President Barack Obama proclaimed signs of economic progress Tuesday but also warned Americans eager for good news that "by no means are we out of the woods."
In a speech at Georgetown University, Obama aimed to juggle his glass-half-full take on the economy with a determination to not be stamped as naive or overly rosy in the face of stubborn problems that linger.
His latest remarks come as he nears the symbolic 100-day mark in office, important because that has become a traditional marker by which to judge new administrations.
"There is no doubt that times are still tough," Obama said, according to excerpts of his speech released in advance by the White House. "But from where we stand," he said, "for the very first time, we are beginning to see glimmers of hope. And beyond that, way off in the distance, we can see a vision of an America's future that is far different than our troubled economic past."
Obama's message was enveloped in contradictory signals Tuesday about the economy's health, but also buttressed by a contention by Federal Reserve Chairman Ben Bernanke that the recession may be bottoming out.
Retail sales fell unexpectedly in March, decreasing by 1.1 percent. At the same time, wholesale prices dropped sharply as the cost of gasoline and other energy plummeted, fresh evidence that inflation appears to pose little threat to the economy.
In a speech prepared for students and faculty at Morehouse College in Atlanta, Bernanke, like Obama, said there have been flickering signs of improvement, citing recent data on home and auto sales, home building and consumer spending.
But the broader message that a full turnaround might be a long time coming may not be welcome to a weary U.S. public.
Obama said a complete recovery depends on two things: building a new foundation for the U.S. economy and making changes in the political landscape. And he was avoiding any significant policy announcements, endeavoring instead to paint a broad picture of what his administration has already done to right the situation.
Obama said the rules governing the financial system must be brought into the Digital Age and that the economy must be transformed from one less dependent on a risk-obsessed financial sector and more on clean energy, good education and health care costs brought under control.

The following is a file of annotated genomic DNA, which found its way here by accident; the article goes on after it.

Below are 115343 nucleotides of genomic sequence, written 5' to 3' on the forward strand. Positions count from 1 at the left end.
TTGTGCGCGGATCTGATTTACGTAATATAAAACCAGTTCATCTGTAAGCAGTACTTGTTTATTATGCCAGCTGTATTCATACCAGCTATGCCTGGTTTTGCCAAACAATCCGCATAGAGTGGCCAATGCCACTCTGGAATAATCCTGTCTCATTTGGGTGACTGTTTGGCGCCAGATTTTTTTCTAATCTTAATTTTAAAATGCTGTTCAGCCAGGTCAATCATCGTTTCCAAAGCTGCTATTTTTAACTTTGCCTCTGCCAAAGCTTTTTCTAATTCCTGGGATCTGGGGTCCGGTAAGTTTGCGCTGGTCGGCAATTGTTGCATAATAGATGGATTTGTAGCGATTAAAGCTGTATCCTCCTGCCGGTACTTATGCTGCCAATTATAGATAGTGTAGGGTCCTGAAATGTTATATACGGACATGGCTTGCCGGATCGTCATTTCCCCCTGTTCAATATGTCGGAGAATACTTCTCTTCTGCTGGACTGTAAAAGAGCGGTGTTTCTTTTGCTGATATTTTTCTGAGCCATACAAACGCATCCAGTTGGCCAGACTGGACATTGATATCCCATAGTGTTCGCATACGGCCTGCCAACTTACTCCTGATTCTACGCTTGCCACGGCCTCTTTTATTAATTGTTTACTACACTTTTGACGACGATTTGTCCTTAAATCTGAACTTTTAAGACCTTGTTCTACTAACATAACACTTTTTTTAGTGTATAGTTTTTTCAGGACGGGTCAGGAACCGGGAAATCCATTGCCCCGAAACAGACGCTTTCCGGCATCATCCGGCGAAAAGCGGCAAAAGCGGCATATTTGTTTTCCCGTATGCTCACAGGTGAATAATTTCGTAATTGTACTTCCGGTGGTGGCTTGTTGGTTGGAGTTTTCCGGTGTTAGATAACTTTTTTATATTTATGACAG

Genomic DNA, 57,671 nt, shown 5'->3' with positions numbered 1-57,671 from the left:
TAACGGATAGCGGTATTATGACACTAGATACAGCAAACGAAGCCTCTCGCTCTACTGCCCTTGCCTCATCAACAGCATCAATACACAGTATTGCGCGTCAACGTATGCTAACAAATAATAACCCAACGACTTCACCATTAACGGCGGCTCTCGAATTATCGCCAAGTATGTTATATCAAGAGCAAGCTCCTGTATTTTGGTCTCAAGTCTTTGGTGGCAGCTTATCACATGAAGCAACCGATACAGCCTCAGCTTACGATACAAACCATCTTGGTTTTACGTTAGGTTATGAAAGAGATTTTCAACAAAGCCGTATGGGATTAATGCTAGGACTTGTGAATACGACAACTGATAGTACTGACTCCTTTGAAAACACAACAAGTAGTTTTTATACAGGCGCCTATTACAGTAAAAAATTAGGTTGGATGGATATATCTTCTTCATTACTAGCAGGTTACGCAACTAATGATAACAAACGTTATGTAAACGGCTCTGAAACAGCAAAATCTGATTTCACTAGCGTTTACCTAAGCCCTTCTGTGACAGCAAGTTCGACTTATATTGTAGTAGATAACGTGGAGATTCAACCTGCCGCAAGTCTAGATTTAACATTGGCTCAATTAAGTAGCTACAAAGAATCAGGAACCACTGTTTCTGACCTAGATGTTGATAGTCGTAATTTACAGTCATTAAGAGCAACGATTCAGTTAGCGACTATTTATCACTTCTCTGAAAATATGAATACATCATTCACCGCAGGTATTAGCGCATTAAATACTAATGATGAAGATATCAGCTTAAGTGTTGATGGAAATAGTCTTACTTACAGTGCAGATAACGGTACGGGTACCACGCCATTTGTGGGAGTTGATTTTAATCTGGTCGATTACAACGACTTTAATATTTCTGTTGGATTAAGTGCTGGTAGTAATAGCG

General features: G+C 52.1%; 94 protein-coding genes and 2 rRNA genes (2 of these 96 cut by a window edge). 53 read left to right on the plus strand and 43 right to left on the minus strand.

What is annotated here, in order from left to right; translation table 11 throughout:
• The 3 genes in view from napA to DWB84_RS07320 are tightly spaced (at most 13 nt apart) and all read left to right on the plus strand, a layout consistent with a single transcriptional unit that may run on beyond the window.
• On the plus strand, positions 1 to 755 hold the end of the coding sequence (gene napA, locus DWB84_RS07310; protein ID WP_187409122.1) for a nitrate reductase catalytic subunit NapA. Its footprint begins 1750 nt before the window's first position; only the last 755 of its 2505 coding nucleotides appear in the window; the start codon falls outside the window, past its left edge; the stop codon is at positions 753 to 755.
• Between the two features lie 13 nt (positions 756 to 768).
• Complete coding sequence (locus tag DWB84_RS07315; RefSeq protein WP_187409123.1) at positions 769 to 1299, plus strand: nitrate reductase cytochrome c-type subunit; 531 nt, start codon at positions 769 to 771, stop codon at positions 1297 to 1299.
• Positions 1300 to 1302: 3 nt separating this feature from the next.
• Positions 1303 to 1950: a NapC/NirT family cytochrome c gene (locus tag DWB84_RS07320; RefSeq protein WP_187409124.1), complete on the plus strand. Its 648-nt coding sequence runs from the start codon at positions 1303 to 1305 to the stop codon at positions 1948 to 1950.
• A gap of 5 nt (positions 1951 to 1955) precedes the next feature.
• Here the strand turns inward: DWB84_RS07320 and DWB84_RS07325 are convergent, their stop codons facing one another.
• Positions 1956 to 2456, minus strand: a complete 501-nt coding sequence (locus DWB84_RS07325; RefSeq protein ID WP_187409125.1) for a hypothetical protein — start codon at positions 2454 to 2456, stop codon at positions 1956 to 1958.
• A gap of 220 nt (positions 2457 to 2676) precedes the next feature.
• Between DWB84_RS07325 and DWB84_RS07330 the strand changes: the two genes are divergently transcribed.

"We cannot rebuild this economy on the same pile of sand," he said, invoking a Biblical reference to Jesus' Sermon on the Mount. "We must build our house upon a rock. We must lay a new foundation for growth and prosperity a foundation that will move us from an era of borrow and spend to one where we save and invest, where we consume less at home and send more exports abroad."
Obama also said the problem is exacerbated by politicians with an outsized interest in scoring points and an impatient media.
"When a crisis hits," he said, "there's all too often a lurch from shock to trance, with everyone responding to the tempest of the moment until the furor has died away and the media coverage has moved on, instead of confronting the major challenges that will shape our future in a sustained and focused way."
"This can't be one of those times," Obama said.
With the university students and faculty as well as labor, grass roots and political leaders, Obama is trying to show he is focused on the economy after two weeks that, both by design and circumstance, have been dominated primarily by foreign affairs.
Obama put his fledgling presidency on the line when he advocated sweeping new government intervention and spending to right the troubled economic conditions. Shortly after taking office he signed a $787 billion package intended to boost the economy and his administration also has unveiled a slew of other programs aimed to right the troubled home, banking and auto sectors.
"Taken together, these actions are starting to generate signs of economic progress," he said, citing canceled government-sector layoffs, new clean-energy industry hires, a spate of refinancings, and signs of increased credit flows.
But, the president said, "2009 will continue to be a difficult year." He predicted more job losses, foreclosures, and gyrating stock markets.
Copyright 2009 The Associated Press.